Global supply chains rethink reliance on China, but what are the alternatives?
In March, the United States government made an about-turn and exempted some China-made medical products from tariffs to battle the rapidly growing coronavirus disease (Covid-19) outbreak. That same month, many countries moved to restrict exports of personal protective equipment (PPE) such as face masks.
This global race for face masks and other medical supplies highlighted how a slowdown in China’s production can disrupt global supply chains.
China produces 20 million sanitary face masks a day, or about 50 percent of the world’s supply. Even before this scramble, companies had already been caught off-guard when China’s factories halted production before the Lunar New Year to stem the spread of the pandemic.
Being the world’s largest manufacturer, China’s slowdown in production has disrupted supply chains worldwide — a study by global data analytics firm Dun & Bradstreet suggests that as many as 5 million businesses could be affected globally.
Manufacturing relocation expected, but not without challenges
For many companies, the disruption in China’s manufacturing system is a wake-up call to build more resilient supply chains. Analysts expect it to speed up efforts to diversify from China, a trend that started at the height of the U.S.-China trade war.
“The whole concept of single-source distribution and manufacturing is definitely in place in some organizations across different industries. But over the last five years or so, they have distributed their inventory and their manufacturing sites, some of them in a rather immediate way during February because of the pandemic,” said John Pearson, CEO, DHL Express.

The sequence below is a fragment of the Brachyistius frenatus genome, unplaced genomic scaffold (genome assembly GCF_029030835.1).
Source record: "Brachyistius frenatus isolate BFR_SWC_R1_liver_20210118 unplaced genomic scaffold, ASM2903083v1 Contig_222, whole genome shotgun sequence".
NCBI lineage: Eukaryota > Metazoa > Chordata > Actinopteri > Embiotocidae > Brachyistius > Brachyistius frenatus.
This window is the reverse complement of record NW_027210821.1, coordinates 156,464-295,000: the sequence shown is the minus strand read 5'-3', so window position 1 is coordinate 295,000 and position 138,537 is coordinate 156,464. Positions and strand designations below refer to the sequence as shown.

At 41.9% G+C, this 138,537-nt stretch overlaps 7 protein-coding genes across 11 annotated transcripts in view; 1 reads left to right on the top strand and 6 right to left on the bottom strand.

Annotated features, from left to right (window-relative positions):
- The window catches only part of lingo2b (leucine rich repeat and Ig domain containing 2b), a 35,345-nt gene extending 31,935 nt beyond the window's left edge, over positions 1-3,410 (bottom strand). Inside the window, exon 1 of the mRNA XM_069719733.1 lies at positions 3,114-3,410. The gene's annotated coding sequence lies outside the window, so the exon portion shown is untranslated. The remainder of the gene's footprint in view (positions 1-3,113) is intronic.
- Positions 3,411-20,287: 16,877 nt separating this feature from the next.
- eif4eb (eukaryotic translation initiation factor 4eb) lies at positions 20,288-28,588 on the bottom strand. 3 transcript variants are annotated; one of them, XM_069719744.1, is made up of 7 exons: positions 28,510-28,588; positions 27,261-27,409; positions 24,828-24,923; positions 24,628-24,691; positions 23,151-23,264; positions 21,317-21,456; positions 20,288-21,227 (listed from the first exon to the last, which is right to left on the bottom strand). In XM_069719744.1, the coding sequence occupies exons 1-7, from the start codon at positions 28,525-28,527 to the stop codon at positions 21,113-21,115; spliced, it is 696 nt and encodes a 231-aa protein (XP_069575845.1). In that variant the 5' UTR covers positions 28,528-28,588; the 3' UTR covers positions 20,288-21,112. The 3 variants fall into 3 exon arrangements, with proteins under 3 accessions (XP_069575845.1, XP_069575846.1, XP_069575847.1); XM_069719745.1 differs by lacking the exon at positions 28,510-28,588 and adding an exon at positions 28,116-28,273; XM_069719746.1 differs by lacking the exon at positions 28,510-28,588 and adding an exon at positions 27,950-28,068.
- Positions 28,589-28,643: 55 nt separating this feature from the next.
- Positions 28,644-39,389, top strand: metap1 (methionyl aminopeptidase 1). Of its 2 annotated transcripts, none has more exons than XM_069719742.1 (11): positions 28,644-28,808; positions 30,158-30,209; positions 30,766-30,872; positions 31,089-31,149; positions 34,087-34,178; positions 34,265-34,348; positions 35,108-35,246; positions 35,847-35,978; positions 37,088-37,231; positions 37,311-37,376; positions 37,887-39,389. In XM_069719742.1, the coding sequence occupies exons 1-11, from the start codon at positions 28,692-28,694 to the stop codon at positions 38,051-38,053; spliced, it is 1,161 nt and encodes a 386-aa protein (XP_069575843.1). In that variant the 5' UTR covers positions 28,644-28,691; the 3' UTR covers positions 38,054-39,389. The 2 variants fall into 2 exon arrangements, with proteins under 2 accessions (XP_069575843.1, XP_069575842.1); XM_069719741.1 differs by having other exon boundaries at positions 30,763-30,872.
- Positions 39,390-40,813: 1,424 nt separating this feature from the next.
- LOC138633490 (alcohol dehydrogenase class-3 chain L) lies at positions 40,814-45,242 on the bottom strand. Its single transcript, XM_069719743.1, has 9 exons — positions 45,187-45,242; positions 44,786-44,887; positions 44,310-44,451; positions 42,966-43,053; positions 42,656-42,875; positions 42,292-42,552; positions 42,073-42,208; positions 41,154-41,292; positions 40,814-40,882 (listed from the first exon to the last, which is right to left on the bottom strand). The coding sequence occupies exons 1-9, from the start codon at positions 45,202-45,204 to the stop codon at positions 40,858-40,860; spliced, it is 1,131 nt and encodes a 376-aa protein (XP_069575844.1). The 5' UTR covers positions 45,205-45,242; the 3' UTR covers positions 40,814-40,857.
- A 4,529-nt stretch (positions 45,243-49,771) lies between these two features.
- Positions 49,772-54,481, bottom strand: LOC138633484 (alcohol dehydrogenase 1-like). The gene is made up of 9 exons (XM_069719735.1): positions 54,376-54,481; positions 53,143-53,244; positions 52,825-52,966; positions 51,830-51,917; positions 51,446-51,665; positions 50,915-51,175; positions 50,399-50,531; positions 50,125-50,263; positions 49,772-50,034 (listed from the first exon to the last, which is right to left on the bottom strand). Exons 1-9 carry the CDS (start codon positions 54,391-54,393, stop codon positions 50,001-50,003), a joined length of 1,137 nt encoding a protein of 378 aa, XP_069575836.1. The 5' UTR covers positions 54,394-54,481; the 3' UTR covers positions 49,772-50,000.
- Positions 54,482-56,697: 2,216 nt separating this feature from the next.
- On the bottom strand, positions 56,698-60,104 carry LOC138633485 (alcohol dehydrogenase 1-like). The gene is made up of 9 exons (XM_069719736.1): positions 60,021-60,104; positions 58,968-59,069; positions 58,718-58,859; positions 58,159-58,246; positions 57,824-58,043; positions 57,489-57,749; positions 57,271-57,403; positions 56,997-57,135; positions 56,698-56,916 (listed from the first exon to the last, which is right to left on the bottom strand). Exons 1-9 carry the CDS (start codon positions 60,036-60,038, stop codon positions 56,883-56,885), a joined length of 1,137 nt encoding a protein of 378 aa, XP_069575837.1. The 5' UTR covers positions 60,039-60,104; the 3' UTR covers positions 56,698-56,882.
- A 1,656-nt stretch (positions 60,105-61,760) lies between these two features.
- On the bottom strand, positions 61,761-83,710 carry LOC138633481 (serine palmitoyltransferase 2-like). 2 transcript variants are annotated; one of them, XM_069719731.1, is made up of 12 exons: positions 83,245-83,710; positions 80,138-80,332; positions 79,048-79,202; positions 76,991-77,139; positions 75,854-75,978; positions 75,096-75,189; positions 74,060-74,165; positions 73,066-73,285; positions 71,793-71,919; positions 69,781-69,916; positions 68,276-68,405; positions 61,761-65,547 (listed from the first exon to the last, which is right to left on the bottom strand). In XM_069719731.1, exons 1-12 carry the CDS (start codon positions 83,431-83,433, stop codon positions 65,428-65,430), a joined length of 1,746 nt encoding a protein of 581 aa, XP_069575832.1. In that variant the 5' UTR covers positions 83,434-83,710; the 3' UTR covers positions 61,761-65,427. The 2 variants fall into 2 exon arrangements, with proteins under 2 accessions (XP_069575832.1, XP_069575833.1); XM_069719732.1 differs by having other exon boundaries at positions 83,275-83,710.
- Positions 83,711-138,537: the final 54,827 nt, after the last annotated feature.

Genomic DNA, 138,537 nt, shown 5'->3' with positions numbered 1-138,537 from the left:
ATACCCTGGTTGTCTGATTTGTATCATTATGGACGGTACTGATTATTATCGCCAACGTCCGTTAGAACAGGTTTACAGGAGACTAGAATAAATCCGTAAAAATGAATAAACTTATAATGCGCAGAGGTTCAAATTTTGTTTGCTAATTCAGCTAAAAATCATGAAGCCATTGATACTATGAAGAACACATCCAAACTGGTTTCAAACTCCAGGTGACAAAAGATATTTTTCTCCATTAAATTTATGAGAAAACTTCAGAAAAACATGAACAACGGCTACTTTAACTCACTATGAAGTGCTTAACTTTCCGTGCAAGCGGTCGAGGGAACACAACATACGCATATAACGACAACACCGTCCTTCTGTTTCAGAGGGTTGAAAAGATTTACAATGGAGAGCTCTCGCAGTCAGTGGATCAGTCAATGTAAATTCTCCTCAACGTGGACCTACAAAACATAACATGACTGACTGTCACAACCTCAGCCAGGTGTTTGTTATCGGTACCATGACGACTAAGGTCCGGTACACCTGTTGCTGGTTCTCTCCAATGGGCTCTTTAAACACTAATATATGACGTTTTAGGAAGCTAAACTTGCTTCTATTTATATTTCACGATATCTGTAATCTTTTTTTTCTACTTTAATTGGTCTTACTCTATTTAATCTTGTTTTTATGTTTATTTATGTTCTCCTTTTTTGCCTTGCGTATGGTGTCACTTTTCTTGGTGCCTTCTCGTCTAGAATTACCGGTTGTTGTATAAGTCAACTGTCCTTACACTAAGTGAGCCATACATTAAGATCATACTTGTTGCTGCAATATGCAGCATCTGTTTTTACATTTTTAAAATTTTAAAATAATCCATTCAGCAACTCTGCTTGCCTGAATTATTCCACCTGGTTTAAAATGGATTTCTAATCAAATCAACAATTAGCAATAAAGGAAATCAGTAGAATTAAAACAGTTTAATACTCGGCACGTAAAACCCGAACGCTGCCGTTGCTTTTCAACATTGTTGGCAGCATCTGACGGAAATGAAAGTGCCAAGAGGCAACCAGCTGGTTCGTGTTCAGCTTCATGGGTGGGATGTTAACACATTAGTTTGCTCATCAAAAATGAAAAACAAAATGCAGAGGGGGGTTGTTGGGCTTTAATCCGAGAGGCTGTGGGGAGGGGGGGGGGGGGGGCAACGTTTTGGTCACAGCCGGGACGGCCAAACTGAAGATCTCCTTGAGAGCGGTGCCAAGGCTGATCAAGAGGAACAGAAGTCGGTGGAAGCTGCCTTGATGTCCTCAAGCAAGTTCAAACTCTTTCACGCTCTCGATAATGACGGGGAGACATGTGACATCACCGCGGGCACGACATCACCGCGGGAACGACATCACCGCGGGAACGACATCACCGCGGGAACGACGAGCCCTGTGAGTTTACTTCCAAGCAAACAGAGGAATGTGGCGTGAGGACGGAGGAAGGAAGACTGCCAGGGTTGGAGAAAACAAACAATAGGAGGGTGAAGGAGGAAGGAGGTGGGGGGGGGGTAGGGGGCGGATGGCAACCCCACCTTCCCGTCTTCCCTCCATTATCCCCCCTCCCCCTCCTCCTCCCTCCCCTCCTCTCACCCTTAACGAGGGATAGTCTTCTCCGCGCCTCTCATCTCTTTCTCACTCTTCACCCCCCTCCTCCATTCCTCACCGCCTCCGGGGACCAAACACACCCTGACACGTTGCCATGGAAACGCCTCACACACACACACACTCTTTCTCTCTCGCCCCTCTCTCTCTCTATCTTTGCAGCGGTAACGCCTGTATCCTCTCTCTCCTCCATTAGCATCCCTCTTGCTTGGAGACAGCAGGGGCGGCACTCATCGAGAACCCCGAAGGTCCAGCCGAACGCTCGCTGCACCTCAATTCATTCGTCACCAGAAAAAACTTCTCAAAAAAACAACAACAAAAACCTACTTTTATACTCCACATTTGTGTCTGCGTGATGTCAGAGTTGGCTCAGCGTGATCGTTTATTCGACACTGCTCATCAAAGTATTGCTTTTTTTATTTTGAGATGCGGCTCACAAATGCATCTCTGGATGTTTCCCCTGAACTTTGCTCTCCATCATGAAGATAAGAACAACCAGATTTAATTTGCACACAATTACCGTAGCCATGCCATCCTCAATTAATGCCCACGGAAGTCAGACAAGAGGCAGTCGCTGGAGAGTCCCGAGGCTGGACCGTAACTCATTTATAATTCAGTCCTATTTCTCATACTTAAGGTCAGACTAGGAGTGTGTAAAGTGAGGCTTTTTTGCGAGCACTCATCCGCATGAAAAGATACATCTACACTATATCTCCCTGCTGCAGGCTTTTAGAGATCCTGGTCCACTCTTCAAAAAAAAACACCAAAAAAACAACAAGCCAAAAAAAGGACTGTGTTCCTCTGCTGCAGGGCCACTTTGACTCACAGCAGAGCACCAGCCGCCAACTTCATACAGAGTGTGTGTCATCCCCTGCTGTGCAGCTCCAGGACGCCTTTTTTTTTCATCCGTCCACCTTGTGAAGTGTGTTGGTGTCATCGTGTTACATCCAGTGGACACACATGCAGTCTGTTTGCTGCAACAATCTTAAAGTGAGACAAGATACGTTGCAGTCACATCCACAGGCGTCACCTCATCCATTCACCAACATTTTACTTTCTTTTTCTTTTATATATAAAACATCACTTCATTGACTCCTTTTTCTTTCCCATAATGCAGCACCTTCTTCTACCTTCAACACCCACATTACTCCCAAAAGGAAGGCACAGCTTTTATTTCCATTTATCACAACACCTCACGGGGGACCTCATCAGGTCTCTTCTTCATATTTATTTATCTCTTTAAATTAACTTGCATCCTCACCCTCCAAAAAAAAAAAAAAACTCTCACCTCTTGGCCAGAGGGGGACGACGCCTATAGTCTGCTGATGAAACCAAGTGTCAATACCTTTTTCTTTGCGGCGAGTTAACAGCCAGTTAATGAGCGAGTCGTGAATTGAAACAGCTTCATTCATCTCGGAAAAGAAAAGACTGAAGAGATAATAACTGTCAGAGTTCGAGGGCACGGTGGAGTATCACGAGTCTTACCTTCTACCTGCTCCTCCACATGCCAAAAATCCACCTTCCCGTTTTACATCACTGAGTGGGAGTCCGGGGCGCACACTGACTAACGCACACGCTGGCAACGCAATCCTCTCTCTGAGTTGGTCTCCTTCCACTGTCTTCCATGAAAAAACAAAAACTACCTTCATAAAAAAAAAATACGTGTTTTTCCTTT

“The trend will likely continue and to some extent accelerate as Covid-19 exposes the vulnerabilities of the current global supply chains,” said Cyn-Young Park, Director for Regional Cooperation and Integration at Asian Development Bank’s Economic Research and Regional Cooperation Department.
Park attributes these vulnerabilities to the consolidation of manufacturing and distribution, just-in-time and lean practices, and heavy reliance on outsourcing.
Lora Cecere, CEO of research firm Supply Chain Insights, expects supply chains to become localized until a coronavirus vaccine becomes available. “The world has moved past the lowest cost of labor,” she said.
Japan offers one such example of how localizing supply chains might work. In April, the Japanese government set aside more than ¥240 billion (€2 billion) to help businesses bring back the production of products or components that are highly dependent on one country.
Consumer goods maker Iris Ohyama, the first recipient of the subsidy, will produce face masks at a new factory in Japan’s Miyagi Prefecture without using any overseas suppliers.
While reducing dependence on China can strengthen supply chains, it takes time to develop production capabilities and infrastructure, as well as to find a skilled workforce. Then there is the question of scale: China’s manufacturing capacities are just too massive to ignore. In 2018, it accounted for 28 percent of global manufacturing output.
Most businesses have developed complex interdependencies, resulting in a deep tiering of supply chains, according to Harvard Business School Professor Willy Shih. Manufacturers depend on first-tier suppliers which, in turn, rely on a second tier and so on.